The story flows from one significant moment to another without diving into popular theories or details, instead keeping the focus on the choices made that got Elvis to the stage and the choices that kept him there. So what does all of this, the story of Elvis, have to do with America? Jarecki points the audience toward America’s history of subjugation, segregation, and consumerism. Before Elvis signed with Sun Records, a defining moment in his career, studio owner Sam Phillips had tried to market the music of African American artists with no luck. So when Elvis walks in, a white man who also loved the music Phillips was trying to market and who had the talent to play it, Phillips jumped at the chance to create a crossover sensation. Though it’s more up to the individual to determine where Elvis’s music falls between cultural appropriation and cultural appreciation, Elvis was continually silent during the largest moments of the civil rights movement. A community that needed him, received zero support from an artist whose influence was second to none as he elected to remain an entertainer, never making his political views public. This is a great way to sell records, movie tickets, and merchandise; however, Jarecki uses various newsreels, interview soundbites, and other works of Elvis himself to infer that success without giving back, success sought as a means to maintain success, is empty. It’s particularly easy to make the inference that Jarecki believes Elvis’s fanbase equally responsible for the demise of the icon.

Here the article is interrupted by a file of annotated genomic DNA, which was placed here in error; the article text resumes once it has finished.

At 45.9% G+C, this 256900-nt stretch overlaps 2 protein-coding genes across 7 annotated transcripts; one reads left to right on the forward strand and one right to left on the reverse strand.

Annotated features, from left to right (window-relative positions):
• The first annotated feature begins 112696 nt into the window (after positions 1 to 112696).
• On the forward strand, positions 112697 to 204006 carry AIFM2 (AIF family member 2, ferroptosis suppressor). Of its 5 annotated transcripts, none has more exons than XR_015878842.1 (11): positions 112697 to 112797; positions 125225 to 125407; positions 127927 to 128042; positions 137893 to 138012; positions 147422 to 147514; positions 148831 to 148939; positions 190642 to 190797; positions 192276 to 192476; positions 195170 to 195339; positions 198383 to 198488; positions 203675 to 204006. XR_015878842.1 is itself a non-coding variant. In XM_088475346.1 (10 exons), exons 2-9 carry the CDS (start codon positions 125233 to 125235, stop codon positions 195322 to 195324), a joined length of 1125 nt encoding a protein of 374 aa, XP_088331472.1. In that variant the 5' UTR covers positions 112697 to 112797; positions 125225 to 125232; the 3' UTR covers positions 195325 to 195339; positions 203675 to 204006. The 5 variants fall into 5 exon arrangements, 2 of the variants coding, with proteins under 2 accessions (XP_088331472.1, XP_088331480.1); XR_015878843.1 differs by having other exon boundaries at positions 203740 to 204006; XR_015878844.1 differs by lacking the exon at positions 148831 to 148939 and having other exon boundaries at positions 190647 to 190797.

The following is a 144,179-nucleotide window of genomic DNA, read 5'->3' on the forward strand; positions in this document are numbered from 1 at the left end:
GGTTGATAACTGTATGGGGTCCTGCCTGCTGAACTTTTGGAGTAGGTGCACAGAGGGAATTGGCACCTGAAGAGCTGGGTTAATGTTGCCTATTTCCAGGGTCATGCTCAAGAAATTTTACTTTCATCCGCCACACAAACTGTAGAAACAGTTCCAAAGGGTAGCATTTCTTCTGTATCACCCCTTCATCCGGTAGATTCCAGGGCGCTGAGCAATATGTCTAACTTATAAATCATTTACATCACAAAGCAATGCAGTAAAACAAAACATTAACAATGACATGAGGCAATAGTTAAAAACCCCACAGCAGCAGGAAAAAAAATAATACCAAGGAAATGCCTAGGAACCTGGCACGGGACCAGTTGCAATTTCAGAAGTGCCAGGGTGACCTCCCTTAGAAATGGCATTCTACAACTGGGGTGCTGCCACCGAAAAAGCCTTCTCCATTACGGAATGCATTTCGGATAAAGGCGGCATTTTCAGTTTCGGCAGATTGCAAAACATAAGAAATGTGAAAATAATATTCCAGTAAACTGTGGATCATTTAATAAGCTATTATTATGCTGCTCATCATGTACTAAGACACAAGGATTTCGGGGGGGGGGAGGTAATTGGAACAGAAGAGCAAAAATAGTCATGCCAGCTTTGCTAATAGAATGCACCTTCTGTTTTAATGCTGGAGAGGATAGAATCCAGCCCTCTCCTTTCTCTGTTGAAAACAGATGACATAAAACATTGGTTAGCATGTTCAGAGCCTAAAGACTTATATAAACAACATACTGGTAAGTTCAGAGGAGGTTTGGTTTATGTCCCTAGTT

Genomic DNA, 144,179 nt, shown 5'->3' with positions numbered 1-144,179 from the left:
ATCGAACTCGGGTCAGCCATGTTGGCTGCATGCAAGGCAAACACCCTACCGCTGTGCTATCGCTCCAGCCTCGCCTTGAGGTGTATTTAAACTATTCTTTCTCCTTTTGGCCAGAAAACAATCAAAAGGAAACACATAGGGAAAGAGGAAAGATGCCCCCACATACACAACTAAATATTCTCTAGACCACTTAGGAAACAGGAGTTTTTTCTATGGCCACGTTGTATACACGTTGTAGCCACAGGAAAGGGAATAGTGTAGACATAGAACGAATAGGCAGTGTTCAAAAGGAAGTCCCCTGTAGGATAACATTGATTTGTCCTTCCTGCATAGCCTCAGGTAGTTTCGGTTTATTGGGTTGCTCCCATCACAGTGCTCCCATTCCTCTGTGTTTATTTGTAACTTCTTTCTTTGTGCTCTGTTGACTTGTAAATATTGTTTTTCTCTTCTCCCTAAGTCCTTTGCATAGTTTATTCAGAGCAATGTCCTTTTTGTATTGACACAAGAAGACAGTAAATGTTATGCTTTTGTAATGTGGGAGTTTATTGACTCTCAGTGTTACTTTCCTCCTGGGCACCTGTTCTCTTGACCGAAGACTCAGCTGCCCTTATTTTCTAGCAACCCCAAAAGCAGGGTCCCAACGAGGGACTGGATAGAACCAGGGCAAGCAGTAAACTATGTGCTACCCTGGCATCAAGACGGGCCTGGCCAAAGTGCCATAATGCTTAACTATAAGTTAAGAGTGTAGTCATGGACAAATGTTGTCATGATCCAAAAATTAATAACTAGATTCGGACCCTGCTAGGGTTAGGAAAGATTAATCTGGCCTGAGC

President Richard Nixon and Elvis Presley.

Despite his initial reception, Elvis is a conservative and liberal darling in popular culture. Putting his story – the rise and fall of a man who became trapped by the myth of Elvis – against the myth of America is powerfully poignant, inciting great sadness and rage from within its audience. He’s a man of the people, but also something bigger, grander, and somehow made precious. The same is said about the United States of America, a country built upon legends and whose history also struggles under the weight of scrutiny. Jarecki’s The King doesn’t try to hide its true intent, nor does its title merely refer to Elvis – the King of Rock n ‘Roll – for it’s a story of two kings, both mythological and both being destroyed by their legends.

Final Score: 4.5 out of 5.


Categories: In Theaters, Reviews

Tags: , , , , , , , , , , , , , , , , , , , , , , , , , , , , , , , , , , , , , , , , , , , , , , ,

Leave a Reply

This site uses Akismet to reduce spam. Learn how your comment data is processed.

%d bloggers like this: